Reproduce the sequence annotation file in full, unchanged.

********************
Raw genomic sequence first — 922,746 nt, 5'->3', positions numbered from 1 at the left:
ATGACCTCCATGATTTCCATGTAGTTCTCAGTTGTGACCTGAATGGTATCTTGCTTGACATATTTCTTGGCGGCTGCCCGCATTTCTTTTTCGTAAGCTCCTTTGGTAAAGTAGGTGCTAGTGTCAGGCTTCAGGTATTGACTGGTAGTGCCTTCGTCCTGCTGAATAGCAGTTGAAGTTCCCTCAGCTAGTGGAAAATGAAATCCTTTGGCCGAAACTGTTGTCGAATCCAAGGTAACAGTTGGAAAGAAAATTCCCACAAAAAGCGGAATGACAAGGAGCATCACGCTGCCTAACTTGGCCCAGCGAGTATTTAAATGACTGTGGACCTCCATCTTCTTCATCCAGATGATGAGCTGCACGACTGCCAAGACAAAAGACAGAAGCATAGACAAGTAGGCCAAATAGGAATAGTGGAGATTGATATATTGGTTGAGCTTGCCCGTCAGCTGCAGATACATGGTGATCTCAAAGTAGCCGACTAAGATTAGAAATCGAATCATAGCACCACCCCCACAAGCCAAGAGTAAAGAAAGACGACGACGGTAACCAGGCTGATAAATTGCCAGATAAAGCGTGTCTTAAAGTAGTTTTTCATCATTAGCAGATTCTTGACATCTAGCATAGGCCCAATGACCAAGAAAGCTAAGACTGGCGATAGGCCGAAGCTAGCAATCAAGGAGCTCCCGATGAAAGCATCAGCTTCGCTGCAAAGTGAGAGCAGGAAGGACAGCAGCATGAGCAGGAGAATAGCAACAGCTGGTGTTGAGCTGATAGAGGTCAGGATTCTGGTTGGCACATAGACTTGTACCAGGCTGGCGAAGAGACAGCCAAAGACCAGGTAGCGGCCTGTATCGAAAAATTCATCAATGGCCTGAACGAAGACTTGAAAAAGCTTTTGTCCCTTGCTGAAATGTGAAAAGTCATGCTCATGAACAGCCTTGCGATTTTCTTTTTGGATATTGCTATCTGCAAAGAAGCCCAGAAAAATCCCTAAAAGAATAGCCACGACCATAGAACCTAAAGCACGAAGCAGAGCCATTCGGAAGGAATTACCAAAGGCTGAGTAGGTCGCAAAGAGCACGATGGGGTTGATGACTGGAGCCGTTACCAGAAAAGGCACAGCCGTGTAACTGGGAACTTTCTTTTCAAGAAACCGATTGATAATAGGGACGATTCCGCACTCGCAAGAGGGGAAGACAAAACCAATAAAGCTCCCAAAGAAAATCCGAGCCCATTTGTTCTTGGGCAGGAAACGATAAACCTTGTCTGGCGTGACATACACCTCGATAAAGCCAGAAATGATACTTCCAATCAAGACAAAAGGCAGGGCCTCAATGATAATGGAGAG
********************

Raw genomic sequence first — 922,746 nt, 5'->3', positions numbered from 1 at the left:
ATGACCTCCATGATTTCCATGTAGTTCTCAGTTGTGACCTGAATGGTATCTTGCTTGACATATTTCTTGGCGGCTGCCCGCATTTCTTTTTCGTAAGCTCCTTTGGTAAAGTAGGTGCTAGTGTCAGGCTTCAGGTATTGACTGGTAGTGCCTTCGTCCTGCTGAATAGCAGTTGAAGTTCCCTCAGCTAGTGGAAAATGAAATCCTTTGGCCGAAACTGTTGTCGAATCCAAGGTAACAGTTGGAAAGAAAATTCCCACAAAAAGCGGAATGACAAGGAGCATCACGCTGCCTAACTTGGCCCAGCGAGTATTTAAATGACTGTGGACCTCCATCTTCTTCATCCAGATGATGAGCTGCACGACTGCCAAGACAAAAGACAGAAGCATAGACAAGTAGGCCAAATAGGAATAGTGGAGATTGATATATTGGTTGAGCTTGCCCGTCAGCTGCAGATACATGGTGATCTCAAAGTAGCCGACTAAGATTAGAAATCGAATCATAGCACCACCCCCACAAGCCAAGAGTAAAGAAAGACGACGACGGTAACCAGGCTGATAAATTGCCAGATAAAGCGTGTCTTAAAGTAGTTTTTCATCATTAGCAGATTCTTGACATCTAGCATAGGCCCAATGACCAAGAAAGCTAAGACTGGCGATAGGCCGAAGCTAGCAATCAAGGAGCTCCCGATGAAAGCATCAGCTTCGCTGCAAAGTGAGAGCAGGAAGGACAGCAGCATGAGCAGGAGAATAGCAACAGCTGGTGTTGAGCTGATAGAGGTCAGGATTCTGGTTGGCACATAGACTTGTACCAGGCTGGCGAAGAGACAGCCAAAGACCAGGTAGCGGCCTGTATCGAAAAATTCATCAATGGCCTGAACGAAGACTTGAAAAAGCTTTTGTCCCTTGCTGAAATGTGAAAAGTCATGCTCATGAACAGCCTTGCGATTTTCTTTTTGGATATTGCTATCTGCAAAGAAGCCCAGAAAAATCCCTAAAAGAATAGCCACGACCATAGAACCTAAAGCACGAAGCAGAGCCATTCGGAAGGAATTACCAAAGGCTGAGTAGGTCGCAAAGAGCACGATGGGGTTGATGACTGGAGCCGTTACCAGAAAAGGCACAGCCGTGTAACTGGGAACTTTCTTTTCAAGAAACCGATTGATAATAGGGACGATTCCGCACTCGCAAGAGGGGAAGACAAAACCAATAAAGCTCCCAAAGAAAATCCGAGCCCATTTGTTCTTGGGCAGGAAACGATAAACCTTGTCTGGCGTGACATACACCTCGATAAAGCCAGAAATGATACTTCCAATCAAGACAAAAGGCAGGGCCTCAATGATAATGGAGAG